Create an instant home theater with the Anker Nebula Capsule II smart projector for $450
That's the lowest price ever for this versatile, portable pop can, which doubles as a Bluetooth speaker. Plus: A rare deal on the DJI Osmo Pocket camera.
Rick BroidaSenior Editor
Rick Broida is the author of numerous books and thousands of reviews, features and blog posts. He writes CNET's popular Cheapskate blog and co-hosts Protocol 1: A Travelers Podcast (about the TV show Travelers). He lives in Michigan, where he previously owned two escape rooms (chronicled in the ebook "I Was a Middle-Aged Zombie").
Cheeps! Quick reminder that my vacation starts tomorrow; I'll be back next Wednesday. I'm leaving you in very capable, very cheap hands. But before I go, a little nugget of news: The Cheapskate Mystery Box fundraiser launches Monday, Aug. 12. And we're using a lottery system so everyone has an equal chance at getting one. Woot! Stay tuned for more.
I don't throw around the phrase "marvel of modern technology" lightly, but I'm quite convinced the Anker Nebula Capsule II qualifies. To look at it is to see a soda can (or, as we in the Midwest would call it, a pop can). But somehow, magically, this thing is a 720p portable projector and a
It's pricey, as modern technological marvels tend to be, but it's also on sale for the lowest price to date: For a limited time, and while supplies last, you can get the Anker Nebula Capsule II portable smart projector for $449.99. That's after clipping the on-page $30-off coupon and applying promo code CAPS2AUG at checkout. Regular price: $580. Note that CNET may get a share of revenue from the sale of the products featured on this page.
CNET hasn't reviewed the Capsule II, nor have I, but I've tested enough mini projectors to know what's good about this one. For starters, it has a native 720p (1,280x720-pixel) resolution. Most minis -- certainly the less expensive ones -- top out at 480p, even though they often claim to "support" 1080p. What that means is they support 1080p sources, like a Roku box or game console. It's actually rather disingenuous. But the Capsule II can do legitimate HD video, and while 720p isn't 1080p, it's considerably better than 480p.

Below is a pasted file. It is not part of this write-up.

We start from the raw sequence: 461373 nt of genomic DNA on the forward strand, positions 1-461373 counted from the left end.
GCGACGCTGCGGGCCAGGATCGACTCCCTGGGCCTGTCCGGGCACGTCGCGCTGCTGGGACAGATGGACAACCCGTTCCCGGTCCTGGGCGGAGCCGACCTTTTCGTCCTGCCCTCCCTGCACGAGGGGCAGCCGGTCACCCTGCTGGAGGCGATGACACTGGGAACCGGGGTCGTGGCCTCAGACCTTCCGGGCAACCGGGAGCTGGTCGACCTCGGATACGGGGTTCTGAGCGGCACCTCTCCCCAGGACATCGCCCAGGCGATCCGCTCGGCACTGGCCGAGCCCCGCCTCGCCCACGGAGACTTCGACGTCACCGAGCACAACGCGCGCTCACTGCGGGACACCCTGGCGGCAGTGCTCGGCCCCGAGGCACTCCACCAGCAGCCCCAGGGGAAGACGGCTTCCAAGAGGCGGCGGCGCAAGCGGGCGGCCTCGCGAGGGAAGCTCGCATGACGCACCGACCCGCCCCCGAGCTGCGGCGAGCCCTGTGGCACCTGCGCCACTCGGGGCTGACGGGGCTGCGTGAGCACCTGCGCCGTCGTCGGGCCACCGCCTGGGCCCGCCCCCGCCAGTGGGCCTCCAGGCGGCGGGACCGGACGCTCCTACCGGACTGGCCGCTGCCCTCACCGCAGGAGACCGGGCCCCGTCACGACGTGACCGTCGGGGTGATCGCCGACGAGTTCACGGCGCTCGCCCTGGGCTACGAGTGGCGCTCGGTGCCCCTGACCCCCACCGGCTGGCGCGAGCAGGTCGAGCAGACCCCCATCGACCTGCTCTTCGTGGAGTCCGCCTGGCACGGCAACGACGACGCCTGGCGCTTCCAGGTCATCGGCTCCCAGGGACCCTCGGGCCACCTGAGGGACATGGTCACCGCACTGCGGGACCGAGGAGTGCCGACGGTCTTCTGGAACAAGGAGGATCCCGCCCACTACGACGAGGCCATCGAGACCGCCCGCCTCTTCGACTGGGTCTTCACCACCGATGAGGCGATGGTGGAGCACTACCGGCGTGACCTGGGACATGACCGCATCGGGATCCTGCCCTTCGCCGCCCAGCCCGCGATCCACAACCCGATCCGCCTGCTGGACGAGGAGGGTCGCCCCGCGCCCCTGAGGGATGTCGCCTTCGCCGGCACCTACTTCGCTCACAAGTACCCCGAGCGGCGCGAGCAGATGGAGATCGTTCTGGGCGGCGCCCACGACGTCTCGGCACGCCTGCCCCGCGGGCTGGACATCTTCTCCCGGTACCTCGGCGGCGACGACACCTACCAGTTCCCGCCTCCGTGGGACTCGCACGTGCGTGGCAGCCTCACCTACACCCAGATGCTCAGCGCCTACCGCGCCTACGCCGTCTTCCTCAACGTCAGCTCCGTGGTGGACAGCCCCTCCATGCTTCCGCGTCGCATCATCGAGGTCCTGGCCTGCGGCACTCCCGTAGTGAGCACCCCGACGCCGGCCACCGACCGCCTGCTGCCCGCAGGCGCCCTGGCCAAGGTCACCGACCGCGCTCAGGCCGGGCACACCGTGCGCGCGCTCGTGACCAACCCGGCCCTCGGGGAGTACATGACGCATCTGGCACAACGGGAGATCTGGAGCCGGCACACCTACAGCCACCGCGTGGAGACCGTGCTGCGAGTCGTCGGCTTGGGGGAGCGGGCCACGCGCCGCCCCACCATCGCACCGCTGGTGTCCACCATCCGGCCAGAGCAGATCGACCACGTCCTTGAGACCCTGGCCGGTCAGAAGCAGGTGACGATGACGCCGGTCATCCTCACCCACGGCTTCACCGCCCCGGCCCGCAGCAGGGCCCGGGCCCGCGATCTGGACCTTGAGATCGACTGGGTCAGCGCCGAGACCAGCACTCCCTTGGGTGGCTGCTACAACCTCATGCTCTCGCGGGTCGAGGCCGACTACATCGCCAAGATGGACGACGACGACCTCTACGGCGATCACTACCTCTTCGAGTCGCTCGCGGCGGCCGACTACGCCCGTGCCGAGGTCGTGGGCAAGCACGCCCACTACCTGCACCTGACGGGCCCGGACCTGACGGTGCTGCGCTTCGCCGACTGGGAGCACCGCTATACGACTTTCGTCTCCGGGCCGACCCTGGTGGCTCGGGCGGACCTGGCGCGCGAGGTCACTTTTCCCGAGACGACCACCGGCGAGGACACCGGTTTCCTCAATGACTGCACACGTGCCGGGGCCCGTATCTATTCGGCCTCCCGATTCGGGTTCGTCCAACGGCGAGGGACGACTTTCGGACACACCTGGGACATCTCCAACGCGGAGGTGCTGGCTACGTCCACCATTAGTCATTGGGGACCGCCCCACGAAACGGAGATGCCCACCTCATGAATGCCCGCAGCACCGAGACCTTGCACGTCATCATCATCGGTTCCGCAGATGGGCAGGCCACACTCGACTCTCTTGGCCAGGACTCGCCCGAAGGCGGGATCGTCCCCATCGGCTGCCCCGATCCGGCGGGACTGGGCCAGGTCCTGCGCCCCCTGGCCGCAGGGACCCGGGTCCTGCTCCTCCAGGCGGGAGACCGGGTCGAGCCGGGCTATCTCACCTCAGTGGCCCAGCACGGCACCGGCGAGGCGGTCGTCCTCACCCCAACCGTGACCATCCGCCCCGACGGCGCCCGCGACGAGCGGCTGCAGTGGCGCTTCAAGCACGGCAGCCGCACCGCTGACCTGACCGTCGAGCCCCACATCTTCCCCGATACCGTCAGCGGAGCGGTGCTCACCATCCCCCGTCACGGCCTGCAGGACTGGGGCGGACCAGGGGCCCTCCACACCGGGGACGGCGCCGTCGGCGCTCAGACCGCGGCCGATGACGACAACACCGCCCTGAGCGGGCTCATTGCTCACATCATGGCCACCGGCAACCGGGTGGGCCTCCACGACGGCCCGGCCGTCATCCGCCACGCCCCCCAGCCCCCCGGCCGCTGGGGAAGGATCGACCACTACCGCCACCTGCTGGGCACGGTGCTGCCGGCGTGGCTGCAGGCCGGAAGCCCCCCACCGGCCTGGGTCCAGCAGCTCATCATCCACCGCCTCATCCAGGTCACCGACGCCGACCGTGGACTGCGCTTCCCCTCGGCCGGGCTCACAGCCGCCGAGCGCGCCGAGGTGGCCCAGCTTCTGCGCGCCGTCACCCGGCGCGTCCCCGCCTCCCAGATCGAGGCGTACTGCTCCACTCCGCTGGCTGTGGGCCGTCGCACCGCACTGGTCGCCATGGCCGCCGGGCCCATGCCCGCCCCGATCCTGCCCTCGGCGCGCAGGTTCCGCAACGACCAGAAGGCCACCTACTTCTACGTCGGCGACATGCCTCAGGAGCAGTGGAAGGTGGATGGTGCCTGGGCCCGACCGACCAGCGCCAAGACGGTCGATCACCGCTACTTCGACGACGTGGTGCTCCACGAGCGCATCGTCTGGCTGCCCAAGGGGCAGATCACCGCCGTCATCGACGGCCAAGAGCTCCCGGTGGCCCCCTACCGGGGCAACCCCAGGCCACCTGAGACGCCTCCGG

This projector also includes the full
OS, not some hobbled version of Android like some others (including the first-gen Capsule). And the included remote supports Google Assistant voice commands. Just one irksome glitch: Although apps like
and YouTube are already installed and countless more can be added via the Google Play Store, Amazon Video and Netflix must be side-loaded. Don't ask me why.
Also, while the projector is Chromecast-compatible, you can't use that for Netflix either. It does have HDMI and USB inputs for connecting other devices.
From what I've gleaned reading various reviews, the Capsule's 8-watt speaker sounds quite good for its size, and in fact the projector itself has a speaker mode in case you just want to play some tunes.
Arguably the most important consideration here is brightness: With just 200 lumens, the Capsule needs a fairly dark room. That's also a huge bump over the previous Capsule, which delivered just 100 lumens.
Like I said: marvel of modern technology. The Capsule II isn't perfect, but it's pretty amazing. Your thoughts?
Bonus deal: Put a stabilized 3-axis 4K camera in your pocket for $297
The Rakuten store (not to be confused with the Rakuten cash-back service, sigh) is offering a sitewide sale today: 15% off many, if not most, products with promo code SAVE15.
One item that caught my eye: While supplies last, the DJI Osmo Pocket 3-axis 4K camera with accessory bundle is $296.95 (with promo code SAVE15, natch). It's sold by Beach Camera. There are other sellers on Rakuten offering the same camera for the same starting price of $349 -- most just the camera, no bundle -- so if Beach Camera is sold out by the time you get there, just search the store for the
A product like this puts an incredible moviemaking tool in your pocket. Literally. You can shoot rock-steady video at up to 4K resolution, with quality rivaling that of a GoPro camera or high-end phone. (CNET hasn't reviewed it, but read this DJI Osmo Pocket preview.)
The tiny 1-inch touchscreen does give me pause, but apparently you can tether your phone to the
for a bigger preview image.
Oh, to be an aspiring filmmaker today. So many amazing tools at your disposal, so incredibly affordable.
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